“Jake!” she screamed, but as she tried to pass Helena, the woman reached out with lightning speed and plunged a syringe into Elizabeth’s arm. Elizabeth turned, staring at the older woman with wide, shocked eyes.
Then she dropped like a stone, her head hitting the ground with a sickening smack!
“Make sure she’s stable,” Helena said as Ewen kneeled down next to her. “Then leave her on the shore.”
“Why did—” Ewen looked up at the woman to whom he’d already sold his soul. “Why would you do that? Why would you drag her all the way here to let her see her son? She’ll tell someone—”
“She might. But she’s delirious with fever and mentally unstable. Everyone knows that.” Helena’s lips curved into a smile. “It’s an acceptable risk, my dear Dr. Keenan, and sometimes, I just want to have a little fun.”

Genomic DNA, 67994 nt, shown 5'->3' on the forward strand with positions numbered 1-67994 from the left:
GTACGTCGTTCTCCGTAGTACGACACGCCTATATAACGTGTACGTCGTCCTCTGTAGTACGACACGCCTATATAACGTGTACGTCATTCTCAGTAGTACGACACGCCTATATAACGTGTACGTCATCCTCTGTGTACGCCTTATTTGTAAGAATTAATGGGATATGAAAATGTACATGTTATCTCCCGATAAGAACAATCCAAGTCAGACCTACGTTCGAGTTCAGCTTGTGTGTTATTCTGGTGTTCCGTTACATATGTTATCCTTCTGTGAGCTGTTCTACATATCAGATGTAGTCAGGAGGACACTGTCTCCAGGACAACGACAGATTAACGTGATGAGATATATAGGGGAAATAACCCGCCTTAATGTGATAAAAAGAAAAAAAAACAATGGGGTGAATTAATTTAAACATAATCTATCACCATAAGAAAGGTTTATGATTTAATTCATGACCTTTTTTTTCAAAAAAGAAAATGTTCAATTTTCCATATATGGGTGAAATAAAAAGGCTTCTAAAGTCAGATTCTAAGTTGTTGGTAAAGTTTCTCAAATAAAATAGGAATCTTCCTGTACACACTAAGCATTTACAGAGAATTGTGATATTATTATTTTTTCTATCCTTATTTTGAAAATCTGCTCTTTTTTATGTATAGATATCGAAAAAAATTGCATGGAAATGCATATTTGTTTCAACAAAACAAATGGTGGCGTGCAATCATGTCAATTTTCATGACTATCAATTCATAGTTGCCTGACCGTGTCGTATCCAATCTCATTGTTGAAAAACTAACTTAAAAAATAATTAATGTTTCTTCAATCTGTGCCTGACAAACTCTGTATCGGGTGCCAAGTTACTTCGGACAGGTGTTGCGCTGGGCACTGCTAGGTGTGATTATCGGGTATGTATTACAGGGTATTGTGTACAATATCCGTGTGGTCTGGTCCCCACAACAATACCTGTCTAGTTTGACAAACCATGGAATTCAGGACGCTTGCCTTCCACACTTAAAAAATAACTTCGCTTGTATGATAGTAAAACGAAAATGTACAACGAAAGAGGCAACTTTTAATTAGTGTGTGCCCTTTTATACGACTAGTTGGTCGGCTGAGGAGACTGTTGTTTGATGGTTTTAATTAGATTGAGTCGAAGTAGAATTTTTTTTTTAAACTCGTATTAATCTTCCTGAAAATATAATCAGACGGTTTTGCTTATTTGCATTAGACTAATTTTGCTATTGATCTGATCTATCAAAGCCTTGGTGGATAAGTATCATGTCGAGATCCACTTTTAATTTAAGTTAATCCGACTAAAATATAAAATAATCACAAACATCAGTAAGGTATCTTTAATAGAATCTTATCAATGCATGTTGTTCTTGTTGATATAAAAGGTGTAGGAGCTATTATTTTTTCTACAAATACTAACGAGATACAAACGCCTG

Her eyes, cold as ice, locked on his. “Now, do I need to repeat my instructions, or did you hear them the first time?”
Saturday, November 4, 2017
Aurora Media: Office
“Mila, you should—” Drew stopped at the doorway of his office at the sight of his second surprise visitor of the day. His secretary pushed away from her desk.
“I was just going to let you know—” she began.
The teenaged boy in the reception area got to his feet, nervously shuffled his weight from one foot to the other, his hands shoved into the pockets of his jacket.
Drew had seen him once before. The dark-haired boy had come to Greystone over the summer, and they’d been introduced. But that boy had been a stranger to him—another kid running in the pack with Joss and Cameron. He hadn’t meant anything to him then.
But he’d thought he was Jason Morgan the last time he’d seen Oscar.
Today, looking at Oscar Nero, Drew knew that he was this boy’s father. That he’d been married to his mother, then to his stepmother. He’d raised him and left one day, never to return.